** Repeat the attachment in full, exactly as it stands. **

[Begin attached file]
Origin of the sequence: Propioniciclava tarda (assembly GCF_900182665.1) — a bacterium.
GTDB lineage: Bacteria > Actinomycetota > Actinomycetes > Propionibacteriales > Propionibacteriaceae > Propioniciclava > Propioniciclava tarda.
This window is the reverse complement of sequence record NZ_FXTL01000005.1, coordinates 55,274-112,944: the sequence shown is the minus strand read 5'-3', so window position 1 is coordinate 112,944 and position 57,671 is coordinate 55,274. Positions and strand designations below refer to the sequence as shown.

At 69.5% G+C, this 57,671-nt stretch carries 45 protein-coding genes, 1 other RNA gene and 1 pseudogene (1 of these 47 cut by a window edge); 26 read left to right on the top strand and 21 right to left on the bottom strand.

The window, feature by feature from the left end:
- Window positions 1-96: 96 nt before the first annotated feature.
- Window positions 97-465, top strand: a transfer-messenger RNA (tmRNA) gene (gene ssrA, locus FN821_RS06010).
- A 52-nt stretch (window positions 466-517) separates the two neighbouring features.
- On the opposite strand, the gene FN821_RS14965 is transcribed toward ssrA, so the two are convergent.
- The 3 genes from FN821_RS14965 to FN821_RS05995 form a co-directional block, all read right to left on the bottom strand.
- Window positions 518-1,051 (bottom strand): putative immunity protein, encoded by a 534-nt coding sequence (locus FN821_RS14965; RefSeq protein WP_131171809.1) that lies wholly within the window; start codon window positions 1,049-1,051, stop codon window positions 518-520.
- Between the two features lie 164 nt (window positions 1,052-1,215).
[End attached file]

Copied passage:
Origin of the sequence: Propioniciclava tarda (assembly GCF_900182665.1) — a bacterium.
GTDB lineage: Bacteria > Actinomycetota > Actinomycetes > Propionibacteriales > Propionibacteriaceae > Propioniciclava > Propioniciclava tarda.
This window is the reverse complement of sequence record NZ_FXTL01000005.1, coordinates 55,274-112,944: the sequence shown is the minus strand read 5'-3', so window position 1 is coordinate 112,944 and position 57,671 is coordinate 55,274. Positions and strand designations below refer to the sequence as shown.

At 69.5% G+C, this 57,671-nt stretch carries 45 protein-coding genes, 1 other RNA gene and 1 pseudogene (1 of these 47 cut by a window edge); 26 read left to right on the top strand and 21 right to left on the bottom strand.

The window, feature by feature from the left end:
- Window positions 1-96: 96 nt before the first annotated feature.
- Window positions 97-465, top strand: a transfer-messenger RNA (tmRNA) gene (gene ssrA, locus FN821_RS06010).
- A 52-nt stretch (window positions 466-517) separates the two neighbouring features.
- On the opposite strand, the gene FN821_RS14965 is transcribed toward ssrA, so the two are convergent.
- The 3 genes from FN821_RS14965 to FN821_RS05995 form a co-directional block, all read right to left on the bottom strand.
- Window positions 518-1,051 (bottom strand): putative immunity protein, encoded by a 534-nt coding sequence (locus FN821_RS14965; RefSeq protein WP_131171809.1) that lies wholly within the window; start codon window positions 1,049-1,051, stop codon window positions 518-520.
- Between the two features lie 164 nt (window positions 1,052-1,215).